Students will demonstrate their ability to incorporate Japanese theatrical elements into an American realism monologue by rehearsing and performing a preview for the class.
Hook: (5 minutes)
Have students stand up and push all their chairs away. Using the entire classroom, students need to run around the room at slow motion for three minutes as if they are running through molasses. Side Coaching: How taunt are each of your muscles? How much energy does it take to push through? Your body should be getting very tired. How far away from your body do you need to extend your arms to pull yourself through the goo? Remember: even though there isn’t actually anything there, our movements become exaggerated to show something that only our bodies can communicate. Get it!?
Instruction/Practice: (30 minutes)
Students will now divide up into groups of three. In each group, each student will perform their monologue and get feedback from their group members. Each person has 10 minutes for the performance, feedback, and any workshopping you would like to do in order to help your classmates.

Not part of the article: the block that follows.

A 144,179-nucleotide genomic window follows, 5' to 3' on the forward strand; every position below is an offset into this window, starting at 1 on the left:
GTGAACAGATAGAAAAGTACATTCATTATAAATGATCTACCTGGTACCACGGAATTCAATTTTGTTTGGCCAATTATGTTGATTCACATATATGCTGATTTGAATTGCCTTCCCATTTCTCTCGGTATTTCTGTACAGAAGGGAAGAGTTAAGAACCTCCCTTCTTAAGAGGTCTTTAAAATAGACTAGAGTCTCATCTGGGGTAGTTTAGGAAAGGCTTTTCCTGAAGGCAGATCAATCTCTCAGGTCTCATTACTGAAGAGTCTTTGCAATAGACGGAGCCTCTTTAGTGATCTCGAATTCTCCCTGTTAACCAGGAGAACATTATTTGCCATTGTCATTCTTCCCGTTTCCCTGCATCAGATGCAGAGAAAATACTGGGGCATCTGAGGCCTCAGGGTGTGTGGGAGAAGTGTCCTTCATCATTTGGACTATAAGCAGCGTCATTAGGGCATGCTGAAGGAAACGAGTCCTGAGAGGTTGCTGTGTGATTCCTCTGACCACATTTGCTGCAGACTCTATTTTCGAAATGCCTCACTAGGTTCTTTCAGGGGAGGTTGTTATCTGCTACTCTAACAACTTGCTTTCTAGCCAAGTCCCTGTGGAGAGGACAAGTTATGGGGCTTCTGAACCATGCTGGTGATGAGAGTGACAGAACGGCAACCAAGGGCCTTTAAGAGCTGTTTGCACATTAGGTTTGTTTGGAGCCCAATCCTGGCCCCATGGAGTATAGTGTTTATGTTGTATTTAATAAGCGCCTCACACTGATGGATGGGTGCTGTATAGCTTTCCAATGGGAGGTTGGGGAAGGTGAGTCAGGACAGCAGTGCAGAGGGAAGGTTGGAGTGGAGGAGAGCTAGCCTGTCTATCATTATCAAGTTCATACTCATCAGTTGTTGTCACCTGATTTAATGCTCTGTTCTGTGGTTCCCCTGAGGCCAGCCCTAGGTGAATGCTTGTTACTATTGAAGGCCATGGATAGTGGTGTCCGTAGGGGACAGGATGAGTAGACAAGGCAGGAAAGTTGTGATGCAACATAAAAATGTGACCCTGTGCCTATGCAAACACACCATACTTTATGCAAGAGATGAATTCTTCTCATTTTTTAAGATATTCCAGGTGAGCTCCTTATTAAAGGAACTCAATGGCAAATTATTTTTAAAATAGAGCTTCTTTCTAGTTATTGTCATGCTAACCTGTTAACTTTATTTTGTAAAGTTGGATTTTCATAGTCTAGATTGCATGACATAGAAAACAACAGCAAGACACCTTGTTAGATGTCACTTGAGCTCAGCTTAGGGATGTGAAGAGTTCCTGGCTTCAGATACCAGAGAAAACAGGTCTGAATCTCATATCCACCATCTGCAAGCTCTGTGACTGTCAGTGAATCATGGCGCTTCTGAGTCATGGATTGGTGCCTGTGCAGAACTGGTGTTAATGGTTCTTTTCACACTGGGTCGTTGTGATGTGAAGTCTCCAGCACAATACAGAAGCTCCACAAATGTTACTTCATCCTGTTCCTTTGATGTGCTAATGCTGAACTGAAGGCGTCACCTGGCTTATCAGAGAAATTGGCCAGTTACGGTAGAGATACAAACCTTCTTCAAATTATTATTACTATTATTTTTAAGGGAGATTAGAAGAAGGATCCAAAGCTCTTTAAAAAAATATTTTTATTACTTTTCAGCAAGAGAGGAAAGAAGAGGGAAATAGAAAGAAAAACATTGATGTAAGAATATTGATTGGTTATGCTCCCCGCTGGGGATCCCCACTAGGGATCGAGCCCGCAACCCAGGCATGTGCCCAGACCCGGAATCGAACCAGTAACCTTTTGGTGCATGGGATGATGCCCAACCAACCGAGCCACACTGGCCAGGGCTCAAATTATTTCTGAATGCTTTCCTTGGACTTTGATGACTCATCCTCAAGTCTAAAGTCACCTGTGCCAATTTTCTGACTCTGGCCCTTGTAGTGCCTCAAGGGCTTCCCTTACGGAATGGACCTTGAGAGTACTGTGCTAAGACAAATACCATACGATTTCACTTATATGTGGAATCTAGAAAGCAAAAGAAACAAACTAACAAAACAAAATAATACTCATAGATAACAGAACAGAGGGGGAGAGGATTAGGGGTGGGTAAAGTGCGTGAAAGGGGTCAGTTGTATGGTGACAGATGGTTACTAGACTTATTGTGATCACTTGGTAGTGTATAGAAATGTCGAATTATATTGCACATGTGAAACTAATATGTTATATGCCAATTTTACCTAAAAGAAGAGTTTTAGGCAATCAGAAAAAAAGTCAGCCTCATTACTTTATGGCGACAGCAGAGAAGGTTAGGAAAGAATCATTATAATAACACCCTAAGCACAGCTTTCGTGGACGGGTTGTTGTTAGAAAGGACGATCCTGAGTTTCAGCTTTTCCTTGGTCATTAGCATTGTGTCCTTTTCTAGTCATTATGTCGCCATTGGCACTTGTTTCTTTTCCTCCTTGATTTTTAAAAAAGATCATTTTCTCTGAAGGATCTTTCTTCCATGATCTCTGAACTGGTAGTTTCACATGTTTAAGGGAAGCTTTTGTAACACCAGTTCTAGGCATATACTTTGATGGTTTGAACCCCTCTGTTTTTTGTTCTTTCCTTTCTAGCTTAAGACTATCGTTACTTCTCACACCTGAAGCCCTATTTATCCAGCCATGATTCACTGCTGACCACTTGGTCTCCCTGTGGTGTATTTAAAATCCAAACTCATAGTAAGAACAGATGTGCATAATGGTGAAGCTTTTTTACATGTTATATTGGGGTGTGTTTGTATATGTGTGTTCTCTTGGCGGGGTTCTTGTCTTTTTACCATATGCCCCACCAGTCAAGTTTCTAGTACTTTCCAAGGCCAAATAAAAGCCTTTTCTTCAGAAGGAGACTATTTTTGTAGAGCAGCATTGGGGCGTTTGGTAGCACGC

Practice: (40 minutes)
Gather students back together and have them take a seat. Each student will now be performing for the whole class. Take volunteers and then call out names of students if no one is jumping up. Any tardy students get to be first if no volunteers are going. Give instructor feedback after each performance. Students should take notes on their own feedback and the feedback of their peers.
Next time is final performances!!! These are the things that are due:
In your performance:
– one mie (Kabuki) – one head flip (Bunraku) – pillar blocking elements (Noh) – two stylized movements (Butoh)
– one paragraph category of play (Noh) – one paragraph charcter type (Noh) – makeup design (Kabuki) – one paragraph about makeup design (Kabuki)